| Quote #4
So many things are sins, why? Another sin, to think that. However, happily, Sister Marie Augustine says thoughts are not sins, if they are driven away at once. You say Lord save me, I perish. I find it very comforting to know exactly what must be done. All the same, I did not pray so often after that and soon, hardly at all. I felt bolder, happier, more free. But not so safe. (I.2.5.3)
Again, Antoinette's religious education contains magical elements. "Lord save me, I perish" is Antoinette's abracadabra, the magical password that drives away her sins, but it also echoes Christophine's ominous mumbling in Quote #9.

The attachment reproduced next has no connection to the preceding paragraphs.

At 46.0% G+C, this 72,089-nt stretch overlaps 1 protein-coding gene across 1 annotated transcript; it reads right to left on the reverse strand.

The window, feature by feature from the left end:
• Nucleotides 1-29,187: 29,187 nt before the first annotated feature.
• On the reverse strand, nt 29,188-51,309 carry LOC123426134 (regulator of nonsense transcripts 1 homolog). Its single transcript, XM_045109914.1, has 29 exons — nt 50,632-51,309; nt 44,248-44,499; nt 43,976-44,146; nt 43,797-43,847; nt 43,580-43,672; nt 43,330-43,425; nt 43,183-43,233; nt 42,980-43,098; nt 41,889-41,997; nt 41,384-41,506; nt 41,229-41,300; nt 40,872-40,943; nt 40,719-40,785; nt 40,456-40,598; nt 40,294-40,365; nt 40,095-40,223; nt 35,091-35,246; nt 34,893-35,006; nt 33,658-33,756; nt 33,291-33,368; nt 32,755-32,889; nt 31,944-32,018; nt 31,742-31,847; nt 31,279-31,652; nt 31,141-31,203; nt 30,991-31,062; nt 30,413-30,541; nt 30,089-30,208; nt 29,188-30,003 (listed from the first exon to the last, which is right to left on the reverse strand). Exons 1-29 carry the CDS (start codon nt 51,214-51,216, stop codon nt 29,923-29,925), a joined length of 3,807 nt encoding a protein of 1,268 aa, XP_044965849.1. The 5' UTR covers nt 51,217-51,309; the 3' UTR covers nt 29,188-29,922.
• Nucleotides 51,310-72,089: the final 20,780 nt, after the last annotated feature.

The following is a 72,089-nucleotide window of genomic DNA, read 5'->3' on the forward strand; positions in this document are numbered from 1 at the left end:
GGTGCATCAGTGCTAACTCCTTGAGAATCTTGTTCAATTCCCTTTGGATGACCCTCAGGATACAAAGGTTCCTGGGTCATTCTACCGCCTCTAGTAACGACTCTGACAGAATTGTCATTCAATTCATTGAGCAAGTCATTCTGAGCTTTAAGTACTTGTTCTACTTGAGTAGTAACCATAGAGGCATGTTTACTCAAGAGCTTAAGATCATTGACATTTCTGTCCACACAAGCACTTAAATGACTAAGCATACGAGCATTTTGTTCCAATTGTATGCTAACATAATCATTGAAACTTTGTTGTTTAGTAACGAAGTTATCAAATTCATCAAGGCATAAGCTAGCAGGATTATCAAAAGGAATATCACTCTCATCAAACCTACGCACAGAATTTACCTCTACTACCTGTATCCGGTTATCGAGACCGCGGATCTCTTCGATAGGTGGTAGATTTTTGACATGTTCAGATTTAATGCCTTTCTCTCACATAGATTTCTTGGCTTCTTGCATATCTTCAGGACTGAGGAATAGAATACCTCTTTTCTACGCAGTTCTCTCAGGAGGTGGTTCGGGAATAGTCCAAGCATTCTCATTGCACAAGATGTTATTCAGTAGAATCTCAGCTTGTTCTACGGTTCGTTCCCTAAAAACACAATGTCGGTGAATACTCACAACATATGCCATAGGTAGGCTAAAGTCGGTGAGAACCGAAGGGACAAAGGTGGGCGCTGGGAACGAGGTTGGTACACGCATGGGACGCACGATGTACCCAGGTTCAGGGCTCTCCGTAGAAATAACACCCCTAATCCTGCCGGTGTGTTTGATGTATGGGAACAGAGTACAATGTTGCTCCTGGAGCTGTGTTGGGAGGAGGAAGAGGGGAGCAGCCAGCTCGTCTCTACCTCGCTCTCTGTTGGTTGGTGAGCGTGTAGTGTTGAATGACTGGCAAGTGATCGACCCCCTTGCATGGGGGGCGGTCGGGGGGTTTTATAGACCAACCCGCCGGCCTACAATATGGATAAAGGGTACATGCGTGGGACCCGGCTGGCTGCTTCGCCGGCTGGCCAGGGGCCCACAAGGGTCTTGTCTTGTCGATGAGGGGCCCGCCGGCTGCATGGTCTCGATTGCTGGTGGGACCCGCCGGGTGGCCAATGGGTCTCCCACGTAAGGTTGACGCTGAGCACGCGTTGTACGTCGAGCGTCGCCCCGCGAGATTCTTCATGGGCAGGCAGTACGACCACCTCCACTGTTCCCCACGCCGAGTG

| Quote #5
Turning around she saw me and laughed loudly. "Your husban' he outside the door and he looked like he see zombi. Must be he tired of the sweet honeymoon too." (II.4.1.32)
By claiming that Rochester looks as if he's seen a zombie (i.e., Antoinette), Amélie suggests that zombies are not mythical creatures, but can refer to anyone who has undergone some traumatic event. In this way, Amélie demystifies the mystique –and the terror – a zombie generates by reducing the term to a casual insult.
| Quote #6
I had reached the forest and you cannot mistake the forest. It is hostile […] Under the orange trees I noticed little bunches of flowers tied with grass. (II.4.3.2)
Lost in the forest, Rochester comes across an obeah offering, emphasizing obeah's close association with the land itself.